Aireys Inlet, a holiday resort on Bass Strait, is between Anglesea and Lorne and is 105 km. in a direct line south-west of Melbourne. It is reached by Geelong and the coastal Great Ocean Road.
The inlet receives river waters from iron bark forests of the Otway State Forest and from several streams which rise in the Angahook Forest Park.
In 1839 John Airey took up a pastoral run near Point Roadknight, east of the inlet. By 1842 his holding expanded along the coast beyond the inlet and was named the Angahook/Angohawk Run. It is probable that Aireys Inlet is named after him, although his brother George was a Commissioner for Crown Lands in the Geelong district, 1839-44.
In 1887 the relatively inaccessible inlet area was subdivided and about one hundred blocks were sold. A few were occupied. In 1890 the construction of a lighthouse was begun on the site known as Eagle’s Nest Point (renamed Split Point in 1913). The lighthouse, 100 metres above sea level, is made of cement-rendered concrete.
A school was opened in 1893, for children of families involved in Otways timber milling and of the few families at the inlet. The first school room was in a boarding house, and it continued until local timber milling declined after the first world war.
The Grand Hotel opened in 1894 and by 1903 there were also a post office and an Anglican church. Agricultural and pastoral activities supported the village. Access to Aireys Inlet, however, was by travel along the beach from Lorne at low tide or by road over the mountainous Otway Ranges. In 1905 a survey disclosed that a track along the edge of the coast was possible, and its construction was taken up as a project to employ returned soldiers. The Great Ocean Road Trust was formed and the road between Lorne and Anglesea was opened in 1922. (Completion of the road westwards to Apollo Bay took another ten years, which put Aireys Inlet on a coastal through-route.)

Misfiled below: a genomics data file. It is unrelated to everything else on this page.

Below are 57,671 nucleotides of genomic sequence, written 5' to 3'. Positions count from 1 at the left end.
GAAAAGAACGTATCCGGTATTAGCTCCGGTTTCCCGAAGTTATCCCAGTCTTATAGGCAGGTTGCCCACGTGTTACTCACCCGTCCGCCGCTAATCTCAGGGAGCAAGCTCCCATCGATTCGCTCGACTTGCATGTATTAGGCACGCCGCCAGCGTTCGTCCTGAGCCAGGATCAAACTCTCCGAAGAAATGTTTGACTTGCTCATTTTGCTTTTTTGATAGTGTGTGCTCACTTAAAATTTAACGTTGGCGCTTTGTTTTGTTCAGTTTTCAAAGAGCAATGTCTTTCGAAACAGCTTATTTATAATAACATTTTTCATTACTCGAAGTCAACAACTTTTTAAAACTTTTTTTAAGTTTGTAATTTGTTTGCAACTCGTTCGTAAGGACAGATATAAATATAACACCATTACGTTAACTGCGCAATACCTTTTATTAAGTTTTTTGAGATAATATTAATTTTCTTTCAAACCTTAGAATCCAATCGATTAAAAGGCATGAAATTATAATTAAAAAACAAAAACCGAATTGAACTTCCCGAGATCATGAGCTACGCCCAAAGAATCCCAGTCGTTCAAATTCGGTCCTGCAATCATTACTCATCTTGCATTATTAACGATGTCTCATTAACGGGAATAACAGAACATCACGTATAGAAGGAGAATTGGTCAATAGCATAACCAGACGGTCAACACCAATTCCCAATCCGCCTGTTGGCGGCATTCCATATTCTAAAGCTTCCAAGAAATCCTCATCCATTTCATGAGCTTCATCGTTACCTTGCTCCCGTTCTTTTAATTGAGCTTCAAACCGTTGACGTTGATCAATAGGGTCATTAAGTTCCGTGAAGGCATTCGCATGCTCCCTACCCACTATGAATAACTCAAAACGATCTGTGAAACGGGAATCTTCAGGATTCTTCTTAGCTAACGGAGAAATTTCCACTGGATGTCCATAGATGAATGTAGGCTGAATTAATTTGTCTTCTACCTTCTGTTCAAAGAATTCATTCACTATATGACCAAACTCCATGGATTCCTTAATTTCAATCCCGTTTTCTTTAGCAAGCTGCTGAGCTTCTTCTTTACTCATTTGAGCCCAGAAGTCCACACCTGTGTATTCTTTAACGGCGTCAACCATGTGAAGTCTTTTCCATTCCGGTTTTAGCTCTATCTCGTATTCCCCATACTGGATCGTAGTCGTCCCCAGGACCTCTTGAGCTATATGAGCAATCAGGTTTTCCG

The opening of the Great Ocean Road ultimately produced a sufficient population for a school to be reopened in the 1930s, and for an Anglican church to opened in 1936. The population was borderline, though, and the school closed in 1942. It remained so until 1960 when classes were recommenced.
Aireys Inlet has a hotel, motel, caravan park and numerous flats and bed-and-breakfasts. The town centre does not have a large range of shops, as tourism depends on the coastal and bush-walking activities. The Angahook Lorne State Park (22,350 ha.) contains heath lands rich in orchids and ground plants, several types of eucalypt forest, meluleuca swamp and a fern gully. There are walking tracks on the lighthouse reserve.
During the early 1950s the Australian crime author, Arthur Upfield, lived at Aireys Inlet. His novel The New Shoe (1951) is based on the township and some of its characters drew on local identities. (The body was hidden in a cupboard in the lighthouse.)
West of Aireys Inlet, on the other side of the inlet, there are the surf beach and residential settlement of Fairhaven (1948) and the older settlement of Eastern View which had a guest house around 1910. The Eastern View subdivision estate was sold in the 1920s to raise money for the Great Ocean Road. Moggs Creek is nearby.
The median house price in Aireys Inlet in 1987 was $74,250 and in 1996 it was $140,000. The low figure in 1987 was three years after the Ash Wednesday fires which destroyed 219 houses in Aireys Inlet, 177 in Fairhaven, 87 in Moggs Creek and 32 in Eastern View. Dame Joan Hammond’s house at Aireys Inlet and her career’s memorabilia were destroyed. Although 83% of dwellings in 1976 were holiday homes, the proportion has fallen to less than two-thirds.
Aireys Inlet’s census populations have been 62 (1921), 93 (1961), 271 (1981) and 675 (1991).
Aireys Inlet to Eastern View Structure Plan”, Geelong Regional Commission, 1993.
McLaren, Ian, “Aireys Inlet From Anglesea to Cinema Point”, Anglesea and District Historical Society Inc., 1988.
Wynd, Ian, “Barrabool: Land of the Magpie”, Barrabool Shire, 1992.